The House of Representatives is reportedly planning to vote on a resolution block which will President Trump’s national emergency declaration. Once the House votes on this resolution then the Senate will do the same. Trump is expected to veto the legislation if it comes to his desk if that happens then the veto could be overridden by both the House and the Senate needs to have a two-thirds majority vote in support of overriding the veto. Key lawmakers in the Senate have confirmed that they’ll block the national emergency resolution, likely setting up President Trump’s first veto of his presidency.

The recent data on border security, added with some lawmakers’ hesitation with this, shows that President Trump shouldn’t go forward with this national emergency declaration. He’s just catering to his base of supporters with this, and not listening to those that think that this is not the right way to go. I think Trump should support the original spending bill that lawmakers agreed to, which is to have $1.375 billion for border security funding. This is Trump’s best option at this point.


Take Action:


  • Here’s where you can call or write to your elected officials, and state whether you support President Trump’s border security declaration or not: https://www.house.gov/representatives/find-your-representative









  1. Watson, Kathryn. (2019, February 15). Trump issues national emergency declaration over border. CBS News. Retrieved from https://www.cbsnews.com/live-news/trump-rose-garden-expected-to-make-national-emergency-announcement-live-stream-today-2019-02-15/
  2. Segers, Grace. (2019, February 15). How many national emergencies have been called by presidents. CBS News. Retrieved from https://www.cbsnews.com/news/how-many-national-emergencies-have-been-called-by-presidents/
  3. Smith, Allan. (2019, February 17). ‘Many of us are concerned:’ Lawmakers react to Trump’s national emergency declaration. NBC News. Retrieved from https://www.nbcnews.com/politics/congress/many-us-are-concerned-lawmakers-react-trump-s-national-emergency-n972611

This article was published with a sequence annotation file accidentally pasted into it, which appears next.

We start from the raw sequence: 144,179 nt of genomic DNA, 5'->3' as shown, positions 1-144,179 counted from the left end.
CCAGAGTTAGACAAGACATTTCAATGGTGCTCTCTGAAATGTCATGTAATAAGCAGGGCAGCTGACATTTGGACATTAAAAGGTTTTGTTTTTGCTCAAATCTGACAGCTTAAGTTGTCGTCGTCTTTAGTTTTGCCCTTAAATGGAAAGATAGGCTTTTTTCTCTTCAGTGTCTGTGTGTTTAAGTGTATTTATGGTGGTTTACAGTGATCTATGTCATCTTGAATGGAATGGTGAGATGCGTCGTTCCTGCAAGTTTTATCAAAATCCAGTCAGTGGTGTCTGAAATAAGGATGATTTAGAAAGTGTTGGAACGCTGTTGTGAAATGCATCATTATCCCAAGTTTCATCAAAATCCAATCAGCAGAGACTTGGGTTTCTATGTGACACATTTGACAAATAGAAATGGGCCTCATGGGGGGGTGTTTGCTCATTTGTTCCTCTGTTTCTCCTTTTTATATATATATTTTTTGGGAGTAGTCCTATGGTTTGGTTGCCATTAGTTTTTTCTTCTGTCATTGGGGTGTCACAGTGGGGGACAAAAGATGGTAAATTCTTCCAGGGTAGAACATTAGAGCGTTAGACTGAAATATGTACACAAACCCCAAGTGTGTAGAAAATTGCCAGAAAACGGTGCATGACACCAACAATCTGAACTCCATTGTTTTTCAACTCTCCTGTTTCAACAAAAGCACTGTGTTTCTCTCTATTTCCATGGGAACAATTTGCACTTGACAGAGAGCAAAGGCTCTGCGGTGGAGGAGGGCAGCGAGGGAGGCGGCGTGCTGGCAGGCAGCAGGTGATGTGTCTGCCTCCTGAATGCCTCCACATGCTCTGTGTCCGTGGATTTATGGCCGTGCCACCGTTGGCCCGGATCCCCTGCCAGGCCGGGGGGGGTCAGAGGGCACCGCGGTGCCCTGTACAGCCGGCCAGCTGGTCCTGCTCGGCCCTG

4. PBS NewsHour. (2019, January 9). AP fact check: Donald Trump and the U.S. border. PBS NewsHour. Retrieved from https://www.pbs.org/newshour/politics/ap-fact-check-donald-trump-and-the-u-s-mexico-border
  5. Associated Press. (2019, February 3). Pentagon to send 3,750 More Troops to U.S.-Mexico Border to Install 150 Miles of Wire. Time Magazine. Retrieved from http://time.com/5519571/pentagon-troops-mexico-border-wire/
  6. Montanaro, Domenico. (2019, February 19). Poll: 6-In 10 Disapprove Of Trump’s Declaration Of A National Emergency. NPR News. Retrieved from https://www.npr.org/2019/02/19/695720851/poll-6-in-10-disapprove-of-trumps-declaration-of-a-national-emergency
  7. Savage, Charlie. Pear, Robert. (2019, February 18). 16 States Sue to Stop Trump’s Use of Emergency Powers to Build Border Wall. New York Times. Retrieved from https://www.nytimes.com/2019/02/18/us/politics/national-emergency-lawsuits-trump.html
  8. Taylor, Andrew. (2019, February 22). House Democrats Introduce Resolution Blocking President Trump’s National Emergency. Time Magazine. Retrieved from http://time.com/5535498/house-democrats-resolution-national-emergency/
  9. NBC News. (2019, February 15). Trump predicts being sued after declaring national emergency. NBC News Video. Retrieved from https://www.nbcnews.com/video/trump-predicts-being-sued-after-declaring-national-emergency-1443253315940
  10. Cochrane, Emily. (2019, March 4). Senate Has Votes to Overturn Trump’s Emergency Declaration. New York Times. Retrieved from https://www.nytimes.com/2019/03/04/us/politics/senate-emergency-declaration-trump.html




Hashim Arain graduated with a B.A. in Political Science, from Benedictine University in Lisle, Illinois. He’s a “political junkie,” who follows legislative and executive level policies and news, as well as their respective election cycles. Internationally, he is passionate about US-Middle Eastern policies and seeks to publish his work on that. Above all, he strongly values accountability, integrity, and objectivity in our system.